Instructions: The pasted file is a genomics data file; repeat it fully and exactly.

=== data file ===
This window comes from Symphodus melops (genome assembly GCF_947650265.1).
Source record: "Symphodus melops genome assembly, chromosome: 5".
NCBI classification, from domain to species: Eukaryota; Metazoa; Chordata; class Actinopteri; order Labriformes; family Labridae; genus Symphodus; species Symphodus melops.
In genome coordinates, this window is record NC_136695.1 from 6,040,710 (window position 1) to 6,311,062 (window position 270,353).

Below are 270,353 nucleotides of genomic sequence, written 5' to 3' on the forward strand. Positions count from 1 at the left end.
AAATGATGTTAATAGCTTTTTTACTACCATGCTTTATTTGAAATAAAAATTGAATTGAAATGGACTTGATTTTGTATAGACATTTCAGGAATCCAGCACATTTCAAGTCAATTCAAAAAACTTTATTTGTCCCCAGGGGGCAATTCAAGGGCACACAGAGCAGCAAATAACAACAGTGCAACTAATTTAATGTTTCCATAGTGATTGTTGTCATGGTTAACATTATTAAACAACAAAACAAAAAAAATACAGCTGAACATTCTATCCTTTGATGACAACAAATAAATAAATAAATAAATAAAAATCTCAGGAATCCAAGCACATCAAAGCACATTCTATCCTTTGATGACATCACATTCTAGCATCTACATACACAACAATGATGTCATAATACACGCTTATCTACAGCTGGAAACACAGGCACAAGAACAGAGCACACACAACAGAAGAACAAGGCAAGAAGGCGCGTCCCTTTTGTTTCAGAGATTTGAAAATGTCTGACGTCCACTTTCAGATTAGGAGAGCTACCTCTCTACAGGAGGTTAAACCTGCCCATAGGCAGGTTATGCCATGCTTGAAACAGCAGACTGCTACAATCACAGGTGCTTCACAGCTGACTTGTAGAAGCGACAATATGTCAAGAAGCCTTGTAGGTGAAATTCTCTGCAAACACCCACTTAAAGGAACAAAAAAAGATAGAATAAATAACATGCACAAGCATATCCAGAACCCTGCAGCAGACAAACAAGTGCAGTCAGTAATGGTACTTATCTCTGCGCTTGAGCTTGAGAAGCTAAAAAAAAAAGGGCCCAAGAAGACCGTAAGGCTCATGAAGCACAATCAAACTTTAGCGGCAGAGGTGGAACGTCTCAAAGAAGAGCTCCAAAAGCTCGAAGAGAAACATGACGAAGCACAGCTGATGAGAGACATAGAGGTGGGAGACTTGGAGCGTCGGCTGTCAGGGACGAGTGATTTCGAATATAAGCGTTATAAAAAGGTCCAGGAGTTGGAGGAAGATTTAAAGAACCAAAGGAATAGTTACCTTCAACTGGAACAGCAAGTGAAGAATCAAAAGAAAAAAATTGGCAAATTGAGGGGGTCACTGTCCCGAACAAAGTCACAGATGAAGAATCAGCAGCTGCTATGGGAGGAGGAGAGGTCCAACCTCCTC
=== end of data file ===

This window comes from Symphodus melops (genome assembly GCF_947650265.1).
Source record: "Symphodus melops genome assembly, chromosome: 5".
NCBI classification, from domain to species: Eukaryota; Metazoa; Chordata; class Actinopteri; order Labriformes; family Labridae; genus Symphodus; species Symphodus melops.
In genome coordinates, this window is record NC_136695.1 from 6,040,710 (window position 1) to 6,311,062 (window position 270,353).

Below are 270,353 nucleotides of genomic sequence, written 5' to 3' on the forward strand. Positions count from 1 at the left end.
AAATGATGTTAATAGCTTTTTTACTACCATGCTTTATTTGAAATAAAAATTGAATTGAAATGGACTTGATTTTGTATAGACATTTCAGGAATCCAGCACATTTCAAGTCAATTCAAAAAACTTTATTTGTCCCCAGGGGGCAATTCAAGGGCACACAGAGCAGCAAATAACAACAGTGCAACTAATTTAATGTTTCCATAGTGATTGTTGTCATGGTTAACATTATTAAACAACAAAACAAAAAAAATACAGCTGAACATTCTATCCTTTGATGACAACAAATAAATAAATAAATAAATAAAAATCTCAGGAATCCAAGCACATCAAAGCACATTCTATCCTTTGATGACATCACATTCTAGCATCTACATACACAACAATGATGTCATAATACACGCTTATCTACAGCTGGAAACACAGGCACAAGAACAGAGCACACACAACAGAAGAACAAGGCAAGAAGGCGCGTCCCTTTTGTTTCAGAGATTTGAAAATGTCTGACGTCCACTTTCAGATTAGGAGAGCTACCTCTCTACAGGAGGTTAAACCTGCCCATAGGCAGGTTATGCCATGCTTGAAACAGCAGACTGCTACAATCACAGGTGCTTCACAGCTGACTTGTAGAAGCGACAATATGTCAAGAAGCCTTGTAGGTGAAATTCTCTGCAAACACCCACTTAAAGGAACAAAAAAAGATAGAATAAATAACATGCACAAGCATATCCAGAACCCTGCAGCAGACAAACAAGTGCAGTCAGTAATGGTACTTATCTCTGCGCTTGAGCTTGAGAAGCTAAAAAAAAAAGGGCCCAAGAAGACCGTAAGGCTCATGAAGCACAATCAAACTTTAGCGGCAGAGGTGGAACGTCTCAAAGAAGAGCTCCAAAAGCTCGAAGAGAAACATGACGAAGCACAGCTGATGAGAGACATAGAGGTGGGAGACTTGGAGCGTCGGCTGTCAGGGACGAGTGATTTCGAATATAAGCGTTATAAAAAGGTCCAGGAGTTGGAGGAAGATTTAAAGAACCAAAGGAATAGTTACCTTCAACTGGAACAGCAAGTGAAGAATCAAAAGAAAAAAATTGGCAAATTGAGGGGGTCACTGTCCCGAACAAAGTCACAGATGAAGAATCAGCAGCTGCTATGGGAGGAGGAGAGGTCCAACCTCCTC